She set the lantern on the sill, a beacon to light her lover’s way home. It would shine bright from the cottage window, a fallen star in the ink-black night. Though the path to her door was uncertain, she trusted the lantern-trusted the candle, its steady flame, and the yearning of her heart.
Stepping over the chalk circle in the center of the floor, she walked to the sink. Her reflection hovered like a ghost in the age-mottled mirror as she unbuttoned her dress and let it slither into a heap around her ankles.
The room’s musty atmosphere was an unwelcome embrace, running cold, damp fingers down her spine. She shivered and twisted on the tap. Water sputtered rust brown for a moment, then ran clear. She cupped her palms beneath the lukewarm stream and splashed her face and neck. She filled her palms again and doused her abdomen, sliding one hand between her legs and letting the water run down her inner thighs. Wet tendrils of dark hair curled and clung like tentacles as the warm water cooled on her skin.
Shivering uncontrollably now, she fumbled with the small bottle she had balanced on the sink. After several failed attempts to pry the cap loose, she used her teeth. The bottle’s contents were dark and oily, spiced with a sweetness on the edge of festering. She dabbed a few drops onto her fingertips and drew a line down her body from breastbone to crotch, then another horizontally across her lower rib cage. Where the lines intersected, she traced the same symbol she had chalked onto the cottage’s worn floorboards. The black liquid glistened in stark contrast against pale flesh, cutting her body into neat quarters like a butcher’s chart.
Anointment complete, she lifted the bottle to her lips and forced herself to swallow the rest. It tasted of corrupted fruit and charred bones, and left a thick, greasy coating on her tongue. The urge to vomit was almost overwhelming. She clutched the edge of the basin and gasped, biting back a moan of disgust. When at last the sensation faded, she was left with a burning throat.
A glance over her shoulder confirmed that the lantern still burned bright as ever. She closed her eyes and pictured herself outside, walking the moor, feet sinking deep into moist, mossy earth; autumn wind tugging at her hair, whispering secrets; the night close and soft, a velvety second skin. In her mind’s eye, she saw the light glimmer, cut-diamond sharp in the gloom. She reached for it–reached across darkness and distance, to grasp her own beating heart.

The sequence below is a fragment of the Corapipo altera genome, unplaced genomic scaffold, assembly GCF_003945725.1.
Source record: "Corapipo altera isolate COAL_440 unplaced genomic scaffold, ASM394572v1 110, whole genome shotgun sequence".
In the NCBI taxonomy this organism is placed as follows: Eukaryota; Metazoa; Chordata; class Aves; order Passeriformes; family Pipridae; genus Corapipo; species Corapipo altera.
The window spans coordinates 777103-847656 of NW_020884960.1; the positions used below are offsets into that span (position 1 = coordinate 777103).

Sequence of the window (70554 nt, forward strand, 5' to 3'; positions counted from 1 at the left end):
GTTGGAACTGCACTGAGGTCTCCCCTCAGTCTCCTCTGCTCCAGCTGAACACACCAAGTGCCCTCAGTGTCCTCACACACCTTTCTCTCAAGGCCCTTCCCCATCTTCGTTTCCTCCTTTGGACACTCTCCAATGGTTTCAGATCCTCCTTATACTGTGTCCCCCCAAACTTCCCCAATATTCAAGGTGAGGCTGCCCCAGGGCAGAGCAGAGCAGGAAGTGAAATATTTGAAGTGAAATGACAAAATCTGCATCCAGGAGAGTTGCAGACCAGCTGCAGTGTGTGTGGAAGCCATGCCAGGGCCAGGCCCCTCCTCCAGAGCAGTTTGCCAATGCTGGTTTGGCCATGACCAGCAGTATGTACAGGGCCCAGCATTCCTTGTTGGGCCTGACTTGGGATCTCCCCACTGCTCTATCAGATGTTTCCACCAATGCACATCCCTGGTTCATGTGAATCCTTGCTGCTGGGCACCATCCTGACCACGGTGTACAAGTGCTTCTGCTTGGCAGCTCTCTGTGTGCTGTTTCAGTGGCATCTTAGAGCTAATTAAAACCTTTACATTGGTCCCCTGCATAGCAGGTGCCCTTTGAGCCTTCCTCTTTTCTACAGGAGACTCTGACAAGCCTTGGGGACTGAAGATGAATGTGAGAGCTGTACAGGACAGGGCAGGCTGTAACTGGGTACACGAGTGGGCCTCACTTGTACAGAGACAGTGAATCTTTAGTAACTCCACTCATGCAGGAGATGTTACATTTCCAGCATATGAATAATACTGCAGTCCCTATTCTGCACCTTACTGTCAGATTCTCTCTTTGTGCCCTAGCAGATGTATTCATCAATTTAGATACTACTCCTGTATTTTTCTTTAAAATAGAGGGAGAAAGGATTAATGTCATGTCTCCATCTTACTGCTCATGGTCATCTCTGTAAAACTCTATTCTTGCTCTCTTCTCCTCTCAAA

When her eyes opened again, she no longer trembled. A few quick steps brought her within the chalk circle. She knelt and placed both palms flat on the aged wood. There was a name on her lips, its fullness curving her tongue, sweet enough to chase away the bottle’s bitter tang. She whispered it aloud in the cold, empty room. She repeated it over and over, until it name echoed off the walls. She called to him, called out to the wind-torn, twisted night–called her lost love back from his grave.
When her final utterance had faded into silence, she lay down in the chalk circle and curled her body into itself like a fetus within a womb. She lay in waiting, in the endless breath between hope and despair, for an eternity of hours.
At last, she heard a sound. A soft, urgent scraping of fingernails against wood. Something at the door.
Her heart stilled, then quickened as the scraping became rough, irregular knocking. She uncurled herself and stood. One step, then another, until she reached the door. Her shaking fingers found the knob, turned it, and pulled.
Cold October night poured into the room, and with it, a figure shambled forth. Tall and thin, a scarecrow of flesh and bone. He stank of rot and a freshly turned grave. Soil clung to him, clotted his clothes and crusted his skin, matting hair and distorting features. If it had not been for his eyes, painfully bright and alert in the hollows of his skull, she would not have recognized the man she loved.
He entered the cottage on creaking legs and stood before her, swaying like a tree in a gale. His gray lips parted. Beetles and dirt tumbled from his mouth as he spoke. “Laura…”